12 nov 2008

To understand Creeley, say, you would have to know about Williams, Pound, Duncan, Olson, Levertov. Also Ginsberg and O'Hara and Lowell--representing directions he didn't take. Maybe also Thomas Hardy and some of Creeley's other favorite British poets. Some medieval lyrics. The understanding of Creeley within his context and tradition entails a very dense and nuanced positioning.

It strikes me (and this is not a new observation with me) that we tend to read "foreign" poets in a quite different way. We never see them against the backdrop of their mediocre contemporaries who never get translated. Usually it is only one or two poets from any given country who are at all known at any given time, so there is rarely a sense of Creeley's "company," the social network of poets. The poet translated stands pretty much alone. Things are a little better with French poetry, where most readers who know Bonnefoy would also know Baudelaire or Reverdy. There is a long tradition of contact between the two linguistic traditions. Even though I have spent hours reading French poetry of the past I couldn't name ten living French poets, so in a sense I am not even close to having that sort of "thick" knowledge. This is qualitatively quite different from knowing the work of dozens of contemporary poets in Spain and the US, plus a healthy number of Latin Americans.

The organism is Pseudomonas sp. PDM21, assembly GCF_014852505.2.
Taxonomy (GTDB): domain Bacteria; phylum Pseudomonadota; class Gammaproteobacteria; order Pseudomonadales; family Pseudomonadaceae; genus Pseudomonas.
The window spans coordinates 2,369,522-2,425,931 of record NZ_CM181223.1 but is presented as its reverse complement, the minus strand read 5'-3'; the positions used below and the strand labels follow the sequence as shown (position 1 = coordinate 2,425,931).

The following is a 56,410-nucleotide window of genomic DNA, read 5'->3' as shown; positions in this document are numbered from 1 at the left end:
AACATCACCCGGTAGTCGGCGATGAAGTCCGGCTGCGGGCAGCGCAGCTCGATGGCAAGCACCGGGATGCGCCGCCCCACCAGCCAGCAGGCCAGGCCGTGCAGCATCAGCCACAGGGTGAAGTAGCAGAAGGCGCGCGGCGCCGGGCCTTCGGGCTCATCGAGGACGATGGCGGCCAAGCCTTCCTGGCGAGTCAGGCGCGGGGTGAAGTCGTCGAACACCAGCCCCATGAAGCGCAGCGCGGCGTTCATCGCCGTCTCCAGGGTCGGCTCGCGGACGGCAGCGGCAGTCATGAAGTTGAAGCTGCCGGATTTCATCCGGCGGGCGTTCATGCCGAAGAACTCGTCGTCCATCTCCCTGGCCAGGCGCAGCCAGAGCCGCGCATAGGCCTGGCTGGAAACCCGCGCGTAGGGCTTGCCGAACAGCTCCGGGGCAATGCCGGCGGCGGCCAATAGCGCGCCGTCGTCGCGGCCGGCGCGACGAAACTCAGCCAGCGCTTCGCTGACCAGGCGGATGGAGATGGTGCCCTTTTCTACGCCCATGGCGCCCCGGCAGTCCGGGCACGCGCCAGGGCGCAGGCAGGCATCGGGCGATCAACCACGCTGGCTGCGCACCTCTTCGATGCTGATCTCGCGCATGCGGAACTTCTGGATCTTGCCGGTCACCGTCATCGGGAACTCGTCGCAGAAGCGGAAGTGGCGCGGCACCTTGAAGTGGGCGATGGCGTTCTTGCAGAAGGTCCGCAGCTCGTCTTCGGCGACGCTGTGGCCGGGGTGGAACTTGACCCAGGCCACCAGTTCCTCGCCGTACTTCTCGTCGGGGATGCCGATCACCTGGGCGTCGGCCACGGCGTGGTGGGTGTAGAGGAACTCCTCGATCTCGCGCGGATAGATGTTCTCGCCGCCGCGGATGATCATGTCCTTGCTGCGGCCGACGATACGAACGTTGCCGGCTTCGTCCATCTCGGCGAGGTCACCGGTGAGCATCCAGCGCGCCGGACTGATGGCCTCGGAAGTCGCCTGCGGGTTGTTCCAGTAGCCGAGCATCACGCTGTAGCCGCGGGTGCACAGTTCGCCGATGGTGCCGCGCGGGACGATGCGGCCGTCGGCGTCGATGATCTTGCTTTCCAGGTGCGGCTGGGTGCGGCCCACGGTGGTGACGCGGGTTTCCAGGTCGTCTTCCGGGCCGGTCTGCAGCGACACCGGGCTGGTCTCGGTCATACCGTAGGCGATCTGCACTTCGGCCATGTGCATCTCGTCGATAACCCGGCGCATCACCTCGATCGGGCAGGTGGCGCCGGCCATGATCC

3 comentarios:

Andrew Shields dijo...

Have you read Jacques Réda? He's the guy I keep coming back to (and whose work I've translated; I even got an NEA to work on the project a few years ago).

Phaedrus dijo...

Creeley LOVED Hardy.

Jonathan dijo...

I know. I was thinking of a particular sequence of poems where Creeley riffs off Hardy. I've always liked Hardy myself, as novelist and poet.